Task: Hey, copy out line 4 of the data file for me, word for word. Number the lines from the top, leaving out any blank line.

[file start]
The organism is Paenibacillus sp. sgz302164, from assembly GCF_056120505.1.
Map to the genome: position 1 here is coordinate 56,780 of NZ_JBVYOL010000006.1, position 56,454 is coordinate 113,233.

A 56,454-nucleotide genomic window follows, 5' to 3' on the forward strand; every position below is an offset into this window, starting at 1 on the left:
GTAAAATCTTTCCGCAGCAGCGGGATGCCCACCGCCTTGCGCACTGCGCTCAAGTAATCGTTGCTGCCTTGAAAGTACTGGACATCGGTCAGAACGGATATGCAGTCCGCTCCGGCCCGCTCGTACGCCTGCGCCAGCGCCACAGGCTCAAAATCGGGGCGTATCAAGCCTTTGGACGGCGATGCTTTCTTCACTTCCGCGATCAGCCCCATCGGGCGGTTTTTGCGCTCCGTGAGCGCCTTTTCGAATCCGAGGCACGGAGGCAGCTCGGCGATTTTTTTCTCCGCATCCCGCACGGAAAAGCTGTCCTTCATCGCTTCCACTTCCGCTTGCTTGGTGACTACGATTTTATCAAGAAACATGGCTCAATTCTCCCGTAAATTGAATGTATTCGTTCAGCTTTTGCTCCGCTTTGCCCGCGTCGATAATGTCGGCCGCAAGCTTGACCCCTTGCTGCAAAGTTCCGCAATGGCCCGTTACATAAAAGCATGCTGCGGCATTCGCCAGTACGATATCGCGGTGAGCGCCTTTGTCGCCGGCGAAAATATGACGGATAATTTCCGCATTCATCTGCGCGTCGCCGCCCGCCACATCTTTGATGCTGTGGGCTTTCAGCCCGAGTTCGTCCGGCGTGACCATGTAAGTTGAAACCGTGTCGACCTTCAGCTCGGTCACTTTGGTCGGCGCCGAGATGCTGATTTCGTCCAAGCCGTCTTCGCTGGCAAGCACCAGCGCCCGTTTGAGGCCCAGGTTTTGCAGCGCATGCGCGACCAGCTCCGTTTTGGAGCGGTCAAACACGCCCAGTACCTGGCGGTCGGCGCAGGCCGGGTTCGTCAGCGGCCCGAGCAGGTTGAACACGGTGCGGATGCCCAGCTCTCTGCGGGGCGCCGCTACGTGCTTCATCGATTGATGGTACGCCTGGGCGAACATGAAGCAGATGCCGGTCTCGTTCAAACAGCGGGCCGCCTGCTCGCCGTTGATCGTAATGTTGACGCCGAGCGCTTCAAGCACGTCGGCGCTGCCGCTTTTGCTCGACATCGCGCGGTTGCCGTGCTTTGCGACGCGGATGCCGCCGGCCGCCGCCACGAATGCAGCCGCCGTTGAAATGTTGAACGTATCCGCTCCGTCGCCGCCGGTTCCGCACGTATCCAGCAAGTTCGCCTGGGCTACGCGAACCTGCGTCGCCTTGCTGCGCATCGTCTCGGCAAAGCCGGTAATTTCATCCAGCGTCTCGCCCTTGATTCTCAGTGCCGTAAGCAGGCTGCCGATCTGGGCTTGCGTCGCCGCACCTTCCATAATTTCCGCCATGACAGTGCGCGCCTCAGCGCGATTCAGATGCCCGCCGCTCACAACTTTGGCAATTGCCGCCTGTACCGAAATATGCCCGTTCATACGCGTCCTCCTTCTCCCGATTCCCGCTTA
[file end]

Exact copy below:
GTAAAATCTTTCCGCAGCAGCGGGATGCCCACCGCCTTGCGCACTGCGCTCAAGTAATCGTTGCTGCCTTGAAAGTACTGGACATCGGTCAGAACGGATATGCAGTCCGCTCCGGCCCGCTCGTACGCCTGCGCCAGCGCCACAGGCTCAAAATCGGGGCGTATCAAGCCTTTGGACGGCGATGCTTTCTTCACTTCCGCGATCAGCCCCATCGGGCGGTTTTTGCGCTCCGTGAGCGCCTTTTCGAATCCGAGGCACGGAGGCAGCTCGGCGATTTTTTTCTCCGCATCCCGCACGGAAAAGCTGTCCTTCATCGCTTCCACTTCCGCTTGCTTGGTGACTACGATTTTATCAAGAAACATGGCTCAATTCTCCCGTAAATTGAATGTATTCGTTCAGCTTTTGCTCCGCTTTGCCCGCGTCGATAATGTCGGCCGCAAGCTTGACCCCTTGCTGCAAAGTTCCGCAATGGCCCGTTACATAAAAGCATGCTGCGGCATTCGCCAGTACGATATCGCGGTGAGCGCCTTTGTCGCCGGCGAAAATATGACGGATAATTTCCGCATTCATCTGCGCGTCGCCGCCCGCCACATCTTTGATGCTGTGGGCTTTCAGCCCGAGTTCGTCCGGCGTGACCATGTAAGTTGAAACCGTGTCGACCTTCAGCTCGGTCACTTTGGTCGGCGCCGAGATGCTGATTTCGTCCAAGCCGTCTTCGCTGGCAAGCACCAGCGCCCGTTTGAGGCCCAGGTTTTGCAGCGCATGCGCGACCAGCTCCGTTTTGGAGCGGTCAAACACGCCCAGTACCTGGCGGTCGGCGCAGGCCGGGTTCGTCAGCGGCCCGAGCAGGTTGAACACGGTGCGGATGCCCAGCTCTCTGCGGGGCGCCGCTACGTGCTTCATCGATTGATGGTACGCCTGGGCGAACATGAAGCAGATGCCGGTCTCGTTCAAACAGCGGGCCGCCTGCTCGCCGTTGATCGTAATGTTGACGCCGAGCGCTTCAAGCACGTCGGCGCTGCCGCTTTTGCTCGACATCGCGCGGTTGCCGTGCTTTGCGACGCGGATGCCGCCGGCCGCCGCCACGAATGCAGCCGCCGTTGAAATGTTGAACGTATCCGCTCCGTCGCCGCCGGTTCCGCACGTATCCAGCAAGTTCGCCTGGGCTACGCGAACCTGCGTCGCCTTGCTGCGCATCGTCTCGGCAAAGCCGGTAATTTCATCCAGCGTCTCGCCCTTGATTCTCAGTGCCGTAAGCAGGCTGCCGATCTGGGCTTGCGTCGCCGCACCTTCCATAATTTCCGCCATGACAGTGCGCGCCTCAGCGCGATTCAGATGCCCGCCGCTCACAACTTTGGCAATTGCCGCCTGTACCGAAATATGCCCGTTCATACGCGTCCTCCTTCTCCCGATTCCCGCTTA